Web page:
Her Husband Signed Up for the Military. She Didn’t.

THE WIVES: A Memoir, by Simone Gorrindo

“Sometimes I think about joining the military,” Simone Gorrindo’s boyfriend, Andrew, tells her early in their relationship.

“I would leave you,” Gorrindo says.

But six years later, Andrew is on a mission with a special operations unit in Afghanistan, and the couple, now married, have moved from their Manhattan apartment to a rented house in Columbus, Ga., near Fort Benning.

Gorrindo’s memoir, “The Wives,” tells the story of the years she spent adjusting to a new culture and to a new role: military wife. Arriving in Columbus with an editing background and a master’s in journalism, she’s immediately attuned to the language that keeps her subservient: “I didn’t want to be a dependent, my presence in this world sponsored. But dependent I was. Already, my days revolved around waiting for him to call.”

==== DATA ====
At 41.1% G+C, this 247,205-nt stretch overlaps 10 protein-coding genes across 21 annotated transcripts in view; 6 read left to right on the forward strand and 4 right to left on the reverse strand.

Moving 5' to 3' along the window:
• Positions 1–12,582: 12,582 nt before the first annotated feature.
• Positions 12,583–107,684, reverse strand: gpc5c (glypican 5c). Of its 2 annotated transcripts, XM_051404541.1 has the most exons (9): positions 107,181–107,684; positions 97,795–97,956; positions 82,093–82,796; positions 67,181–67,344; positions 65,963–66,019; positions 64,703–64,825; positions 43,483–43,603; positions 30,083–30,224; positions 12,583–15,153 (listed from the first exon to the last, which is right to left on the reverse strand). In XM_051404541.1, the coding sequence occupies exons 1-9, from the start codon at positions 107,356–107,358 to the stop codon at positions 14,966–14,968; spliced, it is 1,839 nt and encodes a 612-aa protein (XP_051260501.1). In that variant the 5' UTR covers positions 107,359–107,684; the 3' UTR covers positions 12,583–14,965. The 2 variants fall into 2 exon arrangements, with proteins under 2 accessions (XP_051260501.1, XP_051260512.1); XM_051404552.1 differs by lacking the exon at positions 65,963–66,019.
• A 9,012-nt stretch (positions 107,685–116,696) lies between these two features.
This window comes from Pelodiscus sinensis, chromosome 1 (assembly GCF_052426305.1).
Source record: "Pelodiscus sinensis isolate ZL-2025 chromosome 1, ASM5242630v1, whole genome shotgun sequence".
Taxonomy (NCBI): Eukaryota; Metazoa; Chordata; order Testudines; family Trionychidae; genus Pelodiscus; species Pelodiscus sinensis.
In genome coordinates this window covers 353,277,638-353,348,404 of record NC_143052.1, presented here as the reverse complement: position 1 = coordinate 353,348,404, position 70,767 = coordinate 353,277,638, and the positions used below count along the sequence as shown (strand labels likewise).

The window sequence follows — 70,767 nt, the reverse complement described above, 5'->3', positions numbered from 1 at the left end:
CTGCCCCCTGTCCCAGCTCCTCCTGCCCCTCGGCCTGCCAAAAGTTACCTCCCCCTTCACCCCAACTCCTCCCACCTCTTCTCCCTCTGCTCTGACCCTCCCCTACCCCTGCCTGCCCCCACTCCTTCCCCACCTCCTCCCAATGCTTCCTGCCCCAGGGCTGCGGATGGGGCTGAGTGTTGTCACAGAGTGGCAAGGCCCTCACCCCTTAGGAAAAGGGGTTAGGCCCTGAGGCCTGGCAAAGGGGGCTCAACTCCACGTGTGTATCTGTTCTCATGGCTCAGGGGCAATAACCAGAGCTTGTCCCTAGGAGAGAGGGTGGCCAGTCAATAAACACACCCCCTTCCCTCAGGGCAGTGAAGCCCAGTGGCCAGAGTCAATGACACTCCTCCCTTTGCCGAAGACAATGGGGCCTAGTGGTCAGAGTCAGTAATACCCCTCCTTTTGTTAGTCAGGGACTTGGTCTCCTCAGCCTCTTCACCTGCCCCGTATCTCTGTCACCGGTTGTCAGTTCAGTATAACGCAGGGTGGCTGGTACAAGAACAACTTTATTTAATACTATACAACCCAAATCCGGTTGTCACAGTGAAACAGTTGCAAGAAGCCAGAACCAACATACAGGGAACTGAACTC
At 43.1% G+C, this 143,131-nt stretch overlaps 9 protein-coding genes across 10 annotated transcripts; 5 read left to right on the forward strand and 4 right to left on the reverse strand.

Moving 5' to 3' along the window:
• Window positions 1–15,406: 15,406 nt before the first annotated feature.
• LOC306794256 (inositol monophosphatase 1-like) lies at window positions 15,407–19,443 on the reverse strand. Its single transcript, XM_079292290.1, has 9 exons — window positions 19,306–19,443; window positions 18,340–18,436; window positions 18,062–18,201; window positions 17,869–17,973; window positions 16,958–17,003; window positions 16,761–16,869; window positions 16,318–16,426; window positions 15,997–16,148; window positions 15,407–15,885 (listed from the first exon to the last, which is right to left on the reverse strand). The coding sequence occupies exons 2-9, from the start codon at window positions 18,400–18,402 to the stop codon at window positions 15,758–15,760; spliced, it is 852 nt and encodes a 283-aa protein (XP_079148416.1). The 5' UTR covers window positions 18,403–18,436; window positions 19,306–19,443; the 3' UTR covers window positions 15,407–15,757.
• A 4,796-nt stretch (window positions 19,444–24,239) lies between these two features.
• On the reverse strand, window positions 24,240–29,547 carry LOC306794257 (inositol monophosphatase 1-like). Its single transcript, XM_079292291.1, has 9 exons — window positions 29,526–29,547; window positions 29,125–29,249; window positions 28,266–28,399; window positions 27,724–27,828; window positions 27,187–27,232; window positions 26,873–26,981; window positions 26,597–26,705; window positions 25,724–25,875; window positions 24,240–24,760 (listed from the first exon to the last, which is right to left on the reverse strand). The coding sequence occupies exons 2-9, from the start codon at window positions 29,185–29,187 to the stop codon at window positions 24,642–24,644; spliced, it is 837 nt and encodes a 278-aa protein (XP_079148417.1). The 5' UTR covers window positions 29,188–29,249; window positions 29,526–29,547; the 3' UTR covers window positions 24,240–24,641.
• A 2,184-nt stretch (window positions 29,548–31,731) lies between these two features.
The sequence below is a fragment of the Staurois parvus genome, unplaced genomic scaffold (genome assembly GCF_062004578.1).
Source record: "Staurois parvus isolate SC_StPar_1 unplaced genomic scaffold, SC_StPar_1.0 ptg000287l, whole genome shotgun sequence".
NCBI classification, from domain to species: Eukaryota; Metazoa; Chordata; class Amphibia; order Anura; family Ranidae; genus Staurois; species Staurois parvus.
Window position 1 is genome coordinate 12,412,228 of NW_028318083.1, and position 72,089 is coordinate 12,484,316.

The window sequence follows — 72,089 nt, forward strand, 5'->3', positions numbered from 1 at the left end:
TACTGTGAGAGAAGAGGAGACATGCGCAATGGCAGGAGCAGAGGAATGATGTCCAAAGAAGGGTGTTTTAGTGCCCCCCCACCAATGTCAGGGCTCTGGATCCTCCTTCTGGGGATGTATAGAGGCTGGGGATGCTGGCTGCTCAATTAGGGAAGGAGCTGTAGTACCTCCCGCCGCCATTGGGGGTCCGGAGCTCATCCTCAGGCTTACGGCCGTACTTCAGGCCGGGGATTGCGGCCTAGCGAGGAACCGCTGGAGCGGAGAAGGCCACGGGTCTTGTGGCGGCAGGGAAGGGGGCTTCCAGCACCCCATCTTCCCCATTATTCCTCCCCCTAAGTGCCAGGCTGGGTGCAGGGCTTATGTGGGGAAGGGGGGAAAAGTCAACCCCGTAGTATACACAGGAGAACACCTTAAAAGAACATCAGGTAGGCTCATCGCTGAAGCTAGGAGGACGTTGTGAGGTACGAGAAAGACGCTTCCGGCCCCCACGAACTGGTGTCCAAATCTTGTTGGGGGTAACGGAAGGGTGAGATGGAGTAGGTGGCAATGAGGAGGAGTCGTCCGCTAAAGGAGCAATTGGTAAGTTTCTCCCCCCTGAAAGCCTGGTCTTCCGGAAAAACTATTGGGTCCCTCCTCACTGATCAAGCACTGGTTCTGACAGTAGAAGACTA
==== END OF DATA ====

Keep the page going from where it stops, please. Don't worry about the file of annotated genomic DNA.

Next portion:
Those days are hot and long. There are loops in the park. Bike rides to the Piggly Wiggly, where groceries cost too much. And there are those Gorrindo is left with for company: the wives.

But despite its title, “The Wives” is a self-portrait. We meet the other women and share in Gorrindo’s deepening connections with her own unit. But even as Gorrindo becomes one of the wives, she remains an observer.

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